Evidence shows a strong presence of long vowels both in word of one open syllable and in longer words. The evidence also suggests tonality in the language. Tagle (Kururu) language also from Jibaal as-Sitta shows more tendency of tonality with three tones: falling, high and low.[7] Due to the lack of sufficient research, one cannot say for sure, but one could assume that Kadaru is also a tonal language, since all Ajang languages are considered tonal languages.[4]

Orthography

Arabic script

Consonants

One of the possible systems of writing Ajang languages is the Arabic script. ALESCO (Arab League Educational Scientific Cultural Organization) offered some solutions to how to write non-Arabic languages in Arabic script.[4] The issue with the Arabic script is the fact that Arabic has thirteen consonants that do not exist in Ajang. Moreover, for six consonants that could be found in Ajang but not in Arabic, ALESCO suggests solutions only to three of them.[4]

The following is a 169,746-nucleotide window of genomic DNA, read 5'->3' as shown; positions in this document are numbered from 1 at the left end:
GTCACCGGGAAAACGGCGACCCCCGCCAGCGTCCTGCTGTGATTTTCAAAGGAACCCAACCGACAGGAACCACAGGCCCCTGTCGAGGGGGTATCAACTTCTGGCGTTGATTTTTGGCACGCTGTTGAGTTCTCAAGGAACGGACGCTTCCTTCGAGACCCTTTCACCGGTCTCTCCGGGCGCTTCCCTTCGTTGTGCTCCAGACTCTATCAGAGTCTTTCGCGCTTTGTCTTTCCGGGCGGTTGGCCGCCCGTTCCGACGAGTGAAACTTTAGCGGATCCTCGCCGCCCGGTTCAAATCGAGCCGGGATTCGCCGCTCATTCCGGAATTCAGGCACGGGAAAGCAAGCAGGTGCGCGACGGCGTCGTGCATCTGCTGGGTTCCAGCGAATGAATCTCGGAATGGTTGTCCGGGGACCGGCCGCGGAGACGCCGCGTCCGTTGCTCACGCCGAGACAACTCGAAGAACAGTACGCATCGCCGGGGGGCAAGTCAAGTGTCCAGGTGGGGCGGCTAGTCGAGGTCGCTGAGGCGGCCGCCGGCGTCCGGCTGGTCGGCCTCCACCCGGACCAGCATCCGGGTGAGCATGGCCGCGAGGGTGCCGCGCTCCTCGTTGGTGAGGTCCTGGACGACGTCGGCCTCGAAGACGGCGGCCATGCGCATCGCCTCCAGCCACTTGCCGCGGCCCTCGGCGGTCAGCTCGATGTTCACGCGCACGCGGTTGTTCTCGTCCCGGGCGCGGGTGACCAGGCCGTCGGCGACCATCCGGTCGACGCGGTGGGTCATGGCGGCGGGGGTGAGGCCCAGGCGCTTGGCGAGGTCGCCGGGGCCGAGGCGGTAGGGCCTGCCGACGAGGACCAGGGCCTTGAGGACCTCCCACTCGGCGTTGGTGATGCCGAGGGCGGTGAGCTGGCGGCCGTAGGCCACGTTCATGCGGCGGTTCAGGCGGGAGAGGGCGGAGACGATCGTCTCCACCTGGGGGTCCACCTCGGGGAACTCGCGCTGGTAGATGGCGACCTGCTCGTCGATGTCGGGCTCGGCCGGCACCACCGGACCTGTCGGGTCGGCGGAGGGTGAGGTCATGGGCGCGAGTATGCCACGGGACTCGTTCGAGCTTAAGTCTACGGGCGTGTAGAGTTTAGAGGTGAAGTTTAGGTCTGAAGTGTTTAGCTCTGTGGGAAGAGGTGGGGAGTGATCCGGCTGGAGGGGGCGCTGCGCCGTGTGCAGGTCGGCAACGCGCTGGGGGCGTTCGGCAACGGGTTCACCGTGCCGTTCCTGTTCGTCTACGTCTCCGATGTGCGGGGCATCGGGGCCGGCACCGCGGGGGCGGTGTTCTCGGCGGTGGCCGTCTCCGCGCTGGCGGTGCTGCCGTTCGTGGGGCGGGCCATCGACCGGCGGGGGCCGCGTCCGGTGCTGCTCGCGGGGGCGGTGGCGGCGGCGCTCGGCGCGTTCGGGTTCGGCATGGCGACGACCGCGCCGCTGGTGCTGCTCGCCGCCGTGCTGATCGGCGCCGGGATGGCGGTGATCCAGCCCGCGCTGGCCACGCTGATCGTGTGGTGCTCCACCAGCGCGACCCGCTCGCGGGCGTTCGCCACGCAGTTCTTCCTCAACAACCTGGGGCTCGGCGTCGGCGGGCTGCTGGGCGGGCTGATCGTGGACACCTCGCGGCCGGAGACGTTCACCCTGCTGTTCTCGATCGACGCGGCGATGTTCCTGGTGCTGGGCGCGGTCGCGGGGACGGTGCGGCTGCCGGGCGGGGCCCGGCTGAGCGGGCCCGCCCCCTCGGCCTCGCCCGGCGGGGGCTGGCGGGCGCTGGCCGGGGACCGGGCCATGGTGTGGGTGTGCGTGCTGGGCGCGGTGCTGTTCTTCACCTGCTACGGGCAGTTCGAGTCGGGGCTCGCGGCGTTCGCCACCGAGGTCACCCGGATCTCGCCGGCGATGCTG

for g گ
for ɲ ݧ
for ŋ ݝ
for t̪ no symbol
for d̪ no symbol
for ɽ no symbol
Vowels

Vowels become even more problematic, since Arabic has only three short and three long vowels. Ajang in contrast has seven vowels. Here ALESCO also suggests a possible solution. The proposed symbols, however, are confusing and are not available on computers.[4]

The Old Nubian Script

The advantage of The Old Nubian is the availability of symbols for all consonants. The script becomes problematic when it comes to spelling of [+ and – ATR] vowels. The Ajang community has decided that The Old Nubian script would have to be adjusted for a better distinction between [ATR] vowels.[4]